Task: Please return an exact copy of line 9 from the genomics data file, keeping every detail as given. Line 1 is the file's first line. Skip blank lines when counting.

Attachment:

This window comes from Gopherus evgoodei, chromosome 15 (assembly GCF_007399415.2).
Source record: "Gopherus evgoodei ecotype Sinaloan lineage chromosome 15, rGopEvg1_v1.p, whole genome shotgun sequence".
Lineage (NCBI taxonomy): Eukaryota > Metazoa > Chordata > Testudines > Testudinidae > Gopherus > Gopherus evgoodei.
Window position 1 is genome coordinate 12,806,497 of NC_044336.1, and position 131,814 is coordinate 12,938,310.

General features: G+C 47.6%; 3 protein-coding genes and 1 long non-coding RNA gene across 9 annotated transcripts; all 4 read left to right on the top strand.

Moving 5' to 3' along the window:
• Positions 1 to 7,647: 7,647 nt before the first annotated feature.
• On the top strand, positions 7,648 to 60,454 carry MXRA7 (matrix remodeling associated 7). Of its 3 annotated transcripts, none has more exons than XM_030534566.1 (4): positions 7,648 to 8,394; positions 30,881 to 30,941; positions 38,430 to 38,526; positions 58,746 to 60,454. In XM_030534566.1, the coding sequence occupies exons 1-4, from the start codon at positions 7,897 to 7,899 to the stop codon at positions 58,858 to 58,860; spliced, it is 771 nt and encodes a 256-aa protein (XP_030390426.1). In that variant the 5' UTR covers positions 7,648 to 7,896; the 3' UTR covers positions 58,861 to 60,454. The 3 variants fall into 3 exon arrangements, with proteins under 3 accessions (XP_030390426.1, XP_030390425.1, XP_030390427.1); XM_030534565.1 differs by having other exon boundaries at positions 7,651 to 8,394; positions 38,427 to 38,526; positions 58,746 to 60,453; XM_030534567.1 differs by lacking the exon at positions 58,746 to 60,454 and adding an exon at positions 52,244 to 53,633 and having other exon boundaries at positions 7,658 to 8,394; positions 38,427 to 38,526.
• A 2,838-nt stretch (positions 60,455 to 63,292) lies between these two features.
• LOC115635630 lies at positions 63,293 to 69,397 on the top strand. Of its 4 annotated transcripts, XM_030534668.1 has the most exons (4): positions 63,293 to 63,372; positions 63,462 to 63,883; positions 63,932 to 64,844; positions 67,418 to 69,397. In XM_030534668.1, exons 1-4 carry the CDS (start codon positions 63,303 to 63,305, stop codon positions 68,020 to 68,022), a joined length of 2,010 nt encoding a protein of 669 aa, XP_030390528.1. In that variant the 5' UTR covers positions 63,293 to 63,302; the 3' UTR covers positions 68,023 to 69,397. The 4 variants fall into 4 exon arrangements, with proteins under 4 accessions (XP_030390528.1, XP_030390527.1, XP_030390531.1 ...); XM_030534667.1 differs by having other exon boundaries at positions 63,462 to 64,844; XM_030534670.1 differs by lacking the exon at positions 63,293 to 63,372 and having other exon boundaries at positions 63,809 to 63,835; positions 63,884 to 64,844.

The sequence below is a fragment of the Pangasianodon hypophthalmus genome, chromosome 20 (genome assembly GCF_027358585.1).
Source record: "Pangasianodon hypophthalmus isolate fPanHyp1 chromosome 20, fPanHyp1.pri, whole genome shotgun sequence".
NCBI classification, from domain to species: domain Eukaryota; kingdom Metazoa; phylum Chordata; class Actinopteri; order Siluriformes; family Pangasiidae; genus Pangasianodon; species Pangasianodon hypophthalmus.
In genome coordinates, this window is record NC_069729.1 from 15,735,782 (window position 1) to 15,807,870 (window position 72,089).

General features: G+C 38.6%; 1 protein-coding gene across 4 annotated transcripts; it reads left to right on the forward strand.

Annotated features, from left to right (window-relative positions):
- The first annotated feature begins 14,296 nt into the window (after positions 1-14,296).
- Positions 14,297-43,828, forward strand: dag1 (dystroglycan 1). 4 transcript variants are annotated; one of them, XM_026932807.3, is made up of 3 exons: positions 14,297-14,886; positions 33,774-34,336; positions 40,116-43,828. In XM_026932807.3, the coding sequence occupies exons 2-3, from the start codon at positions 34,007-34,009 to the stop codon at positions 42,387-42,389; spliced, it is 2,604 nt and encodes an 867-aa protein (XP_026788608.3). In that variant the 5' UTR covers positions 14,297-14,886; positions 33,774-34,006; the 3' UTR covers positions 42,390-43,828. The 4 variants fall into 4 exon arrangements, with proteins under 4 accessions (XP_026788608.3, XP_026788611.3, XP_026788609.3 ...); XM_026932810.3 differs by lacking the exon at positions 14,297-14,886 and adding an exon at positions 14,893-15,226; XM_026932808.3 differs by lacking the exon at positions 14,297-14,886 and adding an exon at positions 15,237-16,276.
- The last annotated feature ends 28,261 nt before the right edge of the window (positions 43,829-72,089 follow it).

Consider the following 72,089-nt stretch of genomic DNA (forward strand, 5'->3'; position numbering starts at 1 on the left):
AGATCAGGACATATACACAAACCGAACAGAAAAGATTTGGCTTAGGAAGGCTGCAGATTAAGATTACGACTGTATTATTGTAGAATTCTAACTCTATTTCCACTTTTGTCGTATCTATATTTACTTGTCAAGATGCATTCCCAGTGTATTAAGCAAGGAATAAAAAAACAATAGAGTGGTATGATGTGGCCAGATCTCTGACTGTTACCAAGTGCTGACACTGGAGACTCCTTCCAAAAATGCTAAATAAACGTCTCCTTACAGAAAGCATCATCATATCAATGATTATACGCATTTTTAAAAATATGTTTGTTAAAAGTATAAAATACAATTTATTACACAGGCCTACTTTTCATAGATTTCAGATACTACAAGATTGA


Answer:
• A 2,838-nt stretch (positions 60,455 to 63,292) lies between these two features.